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The Long Goodbye (Kino Lorber) Blu-ray Review

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    Ian Jane
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  • The Long Goodbye (Kino Lorber) Blu-ray Review

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    Released by: Kino Lorber
    Released on: December 7th, 2021.
    Director: Robert Altman
    Cast: Elliott Gould, Nina Van Pallandt, Sterling Hayden, Mark Rydell, Henry Gibson
    Year: 1973
    Purchase From Amazon

    The Long Goodbye – Movie Review:

    Based on the novel of the same name and directed by Robert Altman in 1973, The Long Goodbye opens in the Los Angeles apartment of private investigator Philip Marlowe (Elliott Gould). Woken up in the middle of the night by his cat, Marlowe is soon paid a visit by his friend Terry Lennox (Jim Bouton) who is hoping to talk Marlowe into driving him the Mexican border where he plans to cross into Tijuana. Marlowe agrees, and drops him off. On his way home, Marlowe is snagged by a pair of cops who tell him that Lennox recently murdered his wealthy wife, Sylvia. When Marlowe won't sing, they toss him into jail for a few nights but release him when they learn that Lennox killed himself south of the border. While the cops and the press consider the case closed, Marlowe does not.

    Out of jail, Marlowe is approached by Eileen Wade (Nina van Pallandt) who hires him to find out what happened to her husband, Roger (Sterling Hayden), a hard drinking writer who went missing a few days back. He takes the case, hitting some rehab clinics in hopes of finding him. When he eventually does, he learns that Roger and his wife were quite friendly with Terry and Sylvia Lennox. The more he looks into this, the stranger things get, with Marlowe running afoul of a mobster named Marty Augustine (Mark Rydell) with connections to the case. After Marlowe heads to Mexico to find what he can find, he and Eileen become closer until her behavior becomes increasingly strange and she splits town…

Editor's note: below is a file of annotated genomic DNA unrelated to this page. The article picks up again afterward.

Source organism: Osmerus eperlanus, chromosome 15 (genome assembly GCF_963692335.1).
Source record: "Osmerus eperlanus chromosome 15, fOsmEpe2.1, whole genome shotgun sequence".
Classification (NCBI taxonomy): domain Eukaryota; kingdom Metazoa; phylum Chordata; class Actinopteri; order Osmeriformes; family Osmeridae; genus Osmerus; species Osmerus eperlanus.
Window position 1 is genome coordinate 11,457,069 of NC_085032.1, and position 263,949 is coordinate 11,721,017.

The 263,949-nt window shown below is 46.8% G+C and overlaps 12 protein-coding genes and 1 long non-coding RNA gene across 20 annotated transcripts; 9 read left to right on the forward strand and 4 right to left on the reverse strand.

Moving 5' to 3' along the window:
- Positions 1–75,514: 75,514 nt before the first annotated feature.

Set to a great soundtrack by John Williams and Johnny Mercer and beautifully shot by master cinematographer Vilmos Zsigmond, The Long Goodbye is a rock solid thriller with some effective moments of dark humor and strong production values evident throughout. Altman paces the film, which clocks in at eight minutes short of the two hour mark, quite effectively, and does a nice job of building the mystery early enough to keep us wanting to know how this is all going to sort out as the story unfolds. The visuals are always strong, plenty of clever angles do a great job of exploiting the widescreen frame to create tension and atmosphere and to show off some of the interesting locations where the film was shot.

    Front and center in all of this is Elliott Gould. His take on Marlow isn’t necessarily what you’d expect, but it’s very good. He fits the character quite well, making the character his own and delivering a memorable turn as the famous private eye. The supporting work is strong here as well, with Nina van Pallandt creating an interesting foil and Mark Rydell and especially Sterling Hayden doing a great job in their respective supporting roles. And keep your eye out for a young Arnold Schwarzenegger in a small role towards the end of the movie.

    The Long Goodbye – Blu-ray Review: